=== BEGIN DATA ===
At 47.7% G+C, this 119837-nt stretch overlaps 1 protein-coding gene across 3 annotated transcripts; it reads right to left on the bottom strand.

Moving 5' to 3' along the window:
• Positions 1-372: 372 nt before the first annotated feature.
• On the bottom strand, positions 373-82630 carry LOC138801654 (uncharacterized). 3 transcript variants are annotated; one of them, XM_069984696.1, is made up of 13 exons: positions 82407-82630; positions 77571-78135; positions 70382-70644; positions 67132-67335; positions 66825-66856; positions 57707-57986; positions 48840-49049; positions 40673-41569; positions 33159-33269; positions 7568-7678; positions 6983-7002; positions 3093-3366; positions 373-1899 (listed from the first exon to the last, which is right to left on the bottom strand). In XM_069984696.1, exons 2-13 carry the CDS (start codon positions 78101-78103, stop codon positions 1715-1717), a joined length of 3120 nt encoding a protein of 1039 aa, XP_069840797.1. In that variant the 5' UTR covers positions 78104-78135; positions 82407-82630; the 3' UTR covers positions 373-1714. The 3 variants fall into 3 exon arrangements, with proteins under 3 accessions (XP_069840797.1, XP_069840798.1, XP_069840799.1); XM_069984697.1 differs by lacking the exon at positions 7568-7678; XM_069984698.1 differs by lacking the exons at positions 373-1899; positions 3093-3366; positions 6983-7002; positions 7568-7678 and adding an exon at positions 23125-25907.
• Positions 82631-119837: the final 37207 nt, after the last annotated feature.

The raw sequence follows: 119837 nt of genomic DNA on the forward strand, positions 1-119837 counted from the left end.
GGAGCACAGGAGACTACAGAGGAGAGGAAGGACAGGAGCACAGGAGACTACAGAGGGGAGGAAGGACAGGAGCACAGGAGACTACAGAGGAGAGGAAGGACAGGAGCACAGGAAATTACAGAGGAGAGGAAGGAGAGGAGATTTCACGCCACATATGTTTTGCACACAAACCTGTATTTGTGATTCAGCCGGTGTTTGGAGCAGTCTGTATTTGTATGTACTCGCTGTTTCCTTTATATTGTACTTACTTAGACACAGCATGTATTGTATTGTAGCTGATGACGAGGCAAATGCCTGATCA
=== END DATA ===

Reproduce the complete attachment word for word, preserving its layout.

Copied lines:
At 47.7% G+C, this 119837-nt stretch overlaps 1 protein-coding gene across 3 annotated transcripts; it reads right to left on the bottom strand.

Moving 5' to 3' along the window:
• Positions 1-372: 372 nt before the first annotated feature.
• On the bottom strand, positions 373-82630 carry LOC138801654 (uncharacterized). 3 transcript variants are annotated; one of them, XM_069984696.1, is made up of 13 exons: positions 82407-82630; positions 77571-78135; positions 70382-70644; positions 67132-67335; positions 66825-66856; positions 57707-57986; positions 48840-49049; positions 40673-41569; positions 33159-33269; positions 7568-7678; positions 6983-7002; positions 3093-3366; positions 373-1899 (listed from the first exon to the last, which is right to left on the bottom strand). In XM_069984696.1, exons 2-13 carry the CDS (start codon positions 78101-78103, stop codon positions 1715-1717), a joined length of 3120 nt encoding a protein of 1039 aa, XP_069840797.1. In that variant the 5' UTR covers positions 78104-78135; positions 82407-82630; the 3' UTR covers positions 373-1714. The 3 variants fall into 3 exon arrangements, with proteins under 3 accessions (XP_069840797.1, XP_069840798.1, XP_069840799.1); XM_069984697.1 differs by lacking the exon at positions 7568-7678; XM_069984698.1 differs by lacking the exons at positions 373-1899; positions 3093-3366; positions 6983-7002; positions 7568-7678 and adding an exon at positions 23125-25907.
• Positions 82631-119837: the final 37207 nt, after the last annotated feature.

The raw sequence follows: 119837 nt of genomic DNA on the forward strand, positions 1-119837 counted from the left end.
GGAGCACAGGAGACTACAGAGGAGAGGAAGGACAGGAGCACAGGAGACTACAGAGGGGAGGAAGGACAGGAGCACAGGAGACTACAGAGGAGAGGAAGGACAGGAGCACAGGAAATTACAGAGGAGAGGAAGGAGAGGAGATTTCACGCCACATATGTTTTGCACACAAACCTGTATTTGTGATTCAGCCGGTGTTTGGAGCAGTCTGTATTTGTATGTACTCGCTGTTTCCTTTATATTGTACTTACTTAGACACAGCATGTATTGTATTGTAGCTGATGACGAGGCAAATGCCTGATCA